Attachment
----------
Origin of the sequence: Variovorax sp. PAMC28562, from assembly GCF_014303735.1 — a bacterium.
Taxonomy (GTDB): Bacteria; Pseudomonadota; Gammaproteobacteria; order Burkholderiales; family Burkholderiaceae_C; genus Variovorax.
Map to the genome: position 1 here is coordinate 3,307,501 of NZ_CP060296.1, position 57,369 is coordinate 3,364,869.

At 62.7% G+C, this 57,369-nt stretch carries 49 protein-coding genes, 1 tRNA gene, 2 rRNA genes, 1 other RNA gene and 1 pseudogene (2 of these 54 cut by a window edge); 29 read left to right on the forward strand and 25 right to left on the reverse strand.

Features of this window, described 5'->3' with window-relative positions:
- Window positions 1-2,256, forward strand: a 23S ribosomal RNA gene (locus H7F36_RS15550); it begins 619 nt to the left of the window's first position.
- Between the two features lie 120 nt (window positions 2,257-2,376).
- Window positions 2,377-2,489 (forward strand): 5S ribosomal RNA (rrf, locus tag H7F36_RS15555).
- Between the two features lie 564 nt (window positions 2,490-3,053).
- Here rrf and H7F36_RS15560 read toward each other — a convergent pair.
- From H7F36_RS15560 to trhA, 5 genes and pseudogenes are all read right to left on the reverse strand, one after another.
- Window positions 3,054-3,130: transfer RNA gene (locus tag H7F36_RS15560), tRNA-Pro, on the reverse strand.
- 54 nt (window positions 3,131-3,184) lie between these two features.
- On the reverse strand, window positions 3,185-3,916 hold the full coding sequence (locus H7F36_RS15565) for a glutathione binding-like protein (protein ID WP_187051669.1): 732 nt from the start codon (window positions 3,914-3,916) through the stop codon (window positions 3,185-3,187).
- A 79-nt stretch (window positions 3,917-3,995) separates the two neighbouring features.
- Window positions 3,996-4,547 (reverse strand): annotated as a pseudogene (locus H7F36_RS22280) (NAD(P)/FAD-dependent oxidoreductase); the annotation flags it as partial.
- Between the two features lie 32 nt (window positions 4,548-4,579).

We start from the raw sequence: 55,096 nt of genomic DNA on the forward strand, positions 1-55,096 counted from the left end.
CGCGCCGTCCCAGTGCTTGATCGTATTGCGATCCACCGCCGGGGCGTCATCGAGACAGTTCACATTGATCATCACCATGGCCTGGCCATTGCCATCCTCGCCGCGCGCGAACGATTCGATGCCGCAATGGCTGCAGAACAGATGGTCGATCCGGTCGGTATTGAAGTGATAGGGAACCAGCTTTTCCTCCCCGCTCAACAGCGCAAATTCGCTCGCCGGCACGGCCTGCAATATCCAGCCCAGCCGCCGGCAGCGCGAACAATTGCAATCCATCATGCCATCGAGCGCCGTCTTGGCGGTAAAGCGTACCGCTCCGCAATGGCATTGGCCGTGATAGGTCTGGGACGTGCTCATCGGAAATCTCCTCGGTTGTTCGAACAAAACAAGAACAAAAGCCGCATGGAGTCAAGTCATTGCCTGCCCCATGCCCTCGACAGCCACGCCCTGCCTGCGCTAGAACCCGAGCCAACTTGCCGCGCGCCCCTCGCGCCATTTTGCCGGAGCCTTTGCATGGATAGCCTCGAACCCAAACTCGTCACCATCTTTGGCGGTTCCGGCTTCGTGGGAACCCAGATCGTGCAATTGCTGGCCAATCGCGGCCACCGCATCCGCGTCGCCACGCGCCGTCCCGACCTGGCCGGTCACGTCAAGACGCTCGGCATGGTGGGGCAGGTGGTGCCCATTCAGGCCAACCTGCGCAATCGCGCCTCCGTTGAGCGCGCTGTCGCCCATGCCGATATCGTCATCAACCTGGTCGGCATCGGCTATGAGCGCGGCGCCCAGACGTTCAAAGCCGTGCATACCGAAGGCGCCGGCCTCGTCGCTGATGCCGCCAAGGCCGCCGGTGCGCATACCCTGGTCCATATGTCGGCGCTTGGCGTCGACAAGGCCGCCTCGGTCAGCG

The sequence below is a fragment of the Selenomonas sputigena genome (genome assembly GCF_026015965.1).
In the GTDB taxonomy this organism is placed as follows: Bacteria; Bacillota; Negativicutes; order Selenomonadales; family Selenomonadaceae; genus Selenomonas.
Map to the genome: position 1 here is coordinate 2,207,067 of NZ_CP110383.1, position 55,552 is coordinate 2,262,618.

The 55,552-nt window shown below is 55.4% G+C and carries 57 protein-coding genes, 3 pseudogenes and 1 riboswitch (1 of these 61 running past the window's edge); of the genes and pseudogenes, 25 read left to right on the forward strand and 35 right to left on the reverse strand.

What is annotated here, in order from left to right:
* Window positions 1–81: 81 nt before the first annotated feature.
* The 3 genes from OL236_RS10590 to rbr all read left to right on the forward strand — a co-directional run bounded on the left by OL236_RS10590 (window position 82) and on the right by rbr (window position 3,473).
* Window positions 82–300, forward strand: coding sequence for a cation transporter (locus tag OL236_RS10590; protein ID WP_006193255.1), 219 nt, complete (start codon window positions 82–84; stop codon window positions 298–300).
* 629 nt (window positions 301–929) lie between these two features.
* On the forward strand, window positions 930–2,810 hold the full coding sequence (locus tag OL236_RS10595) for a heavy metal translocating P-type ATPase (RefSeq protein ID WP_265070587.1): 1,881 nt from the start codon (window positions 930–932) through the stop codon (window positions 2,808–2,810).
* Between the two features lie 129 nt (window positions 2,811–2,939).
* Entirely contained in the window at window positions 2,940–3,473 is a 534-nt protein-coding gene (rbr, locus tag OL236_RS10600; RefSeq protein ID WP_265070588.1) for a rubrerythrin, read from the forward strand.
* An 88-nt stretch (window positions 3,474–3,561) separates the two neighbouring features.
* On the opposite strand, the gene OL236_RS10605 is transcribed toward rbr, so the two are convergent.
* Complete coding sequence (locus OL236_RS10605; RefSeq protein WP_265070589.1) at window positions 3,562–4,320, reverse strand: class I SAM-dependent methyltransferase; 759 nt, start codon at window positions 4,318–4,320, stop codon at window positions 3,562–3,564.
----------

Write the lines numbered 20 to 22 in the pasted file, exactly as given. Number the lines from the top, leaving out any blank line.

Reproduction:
The sequence below is a fragment of the Selenomonas sputigena genome (genome assembly GCF_026015965.1).
In the GTDB taxonomy this organism is placed as follows: Bacteria; Bacillota; Negativicutes; order Selenomonadales; family Selenomonadaceae; genus Selenomonas.
Map to the genome: position 1 here is coordinate 2,207,067 of NZ_CP110383.1, position 55,552 is coordinate 2,262,618.